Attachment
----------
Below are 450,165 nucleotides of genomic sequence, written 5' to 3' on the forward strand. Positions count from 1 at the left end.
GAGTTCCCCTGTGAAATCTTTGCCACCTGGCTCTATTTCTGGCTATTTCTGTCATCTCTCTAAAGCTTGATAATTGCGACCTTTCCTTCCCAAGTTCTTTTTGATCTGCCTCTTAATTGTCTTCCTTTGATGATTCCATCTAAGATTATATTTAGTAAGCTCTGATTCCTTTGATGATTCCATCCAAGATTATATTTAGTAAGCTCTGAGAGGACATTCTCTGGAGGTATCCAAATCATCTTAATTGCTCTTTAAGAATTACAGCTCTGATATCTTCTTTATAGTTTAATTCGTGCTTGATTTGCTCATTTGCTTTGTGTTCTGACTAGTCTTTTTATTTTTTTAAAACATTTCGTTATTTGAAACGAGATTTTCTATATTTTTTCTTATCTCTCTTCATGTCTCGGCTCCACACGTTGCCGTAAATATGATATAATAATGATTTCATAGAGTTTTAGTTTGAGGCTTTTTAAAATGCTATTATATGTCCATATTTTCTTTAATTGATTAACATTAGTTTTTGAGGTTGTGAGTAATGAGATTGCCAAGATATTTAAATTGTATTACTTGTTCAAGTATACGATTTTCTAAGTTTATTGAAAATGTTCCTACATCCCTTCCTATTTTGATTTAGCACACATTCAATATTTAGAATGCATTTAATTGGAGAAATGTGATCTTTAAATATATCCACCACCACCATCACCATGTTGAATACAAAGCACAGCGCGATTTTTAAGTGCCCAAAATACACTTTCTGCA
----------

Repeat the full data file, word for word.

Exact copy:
Below are 450,165 nucleotides of genomic sequence, written 5' to 3' on the forward strand. Positions count from 1 at the left end.
GAGTTCCCCTGTGAAATCTTTGCCACCTGGCTCTATTTCTGGCTATTTCTGTCATCTCTCTAAAGCTTGATAATTGCGACCTTTCCTTCCCAAGTTCTTTTTGATCTGCCTCTTAATTGTCTTCCTTTGATGATTCCATCTAAGATTATATTTAGTAAGCTCTGATTCCTTTGATGATTCCATCCAAGATTATATTTAGTAAGCTCTGAGAGGACATTCTCTGGAGGTATCCAAATCATCTTAATTGCTCTTTAAGAATTACAGCTCTGATATCTTCTTTATAGTTTAATTCGTGCTTGATTTGCTCATTTGCTTTGTGTTCTGACTAGTCTTTTTATTTTTTTAAAACATTTCGTTATTTGAAACGAGATTTTCTATATTTTTTCTTATCTCTCTTCATGTCTCGGCTCCACACGTTGCCGTAAATATGATATAATAATGATTTCATAGAGTTTTAGTTTGAGGCTTTTTAAAATGCTATTATATGTCCATATTTTCTTTAATTGATTAACATTAGTTTTTGAGGTTGTGAGTAATGAGATTGCCAAGATATTTAAATTGTATTACTTGTTCAAGTATACGATTTTCTAAGTTTATTGAAAATGTTCCTACATCCCTTCCTATTTTGATTTAGCACACATTCAATATTTAGAATGCATTTAATTGGAGAAATGTGATCTTTAAATATATCCACCACCACCATCACCATGTTGAATACAAAGCACAGCGCGATTTTTAAGTGCCCAAAATACACTTTCTGCA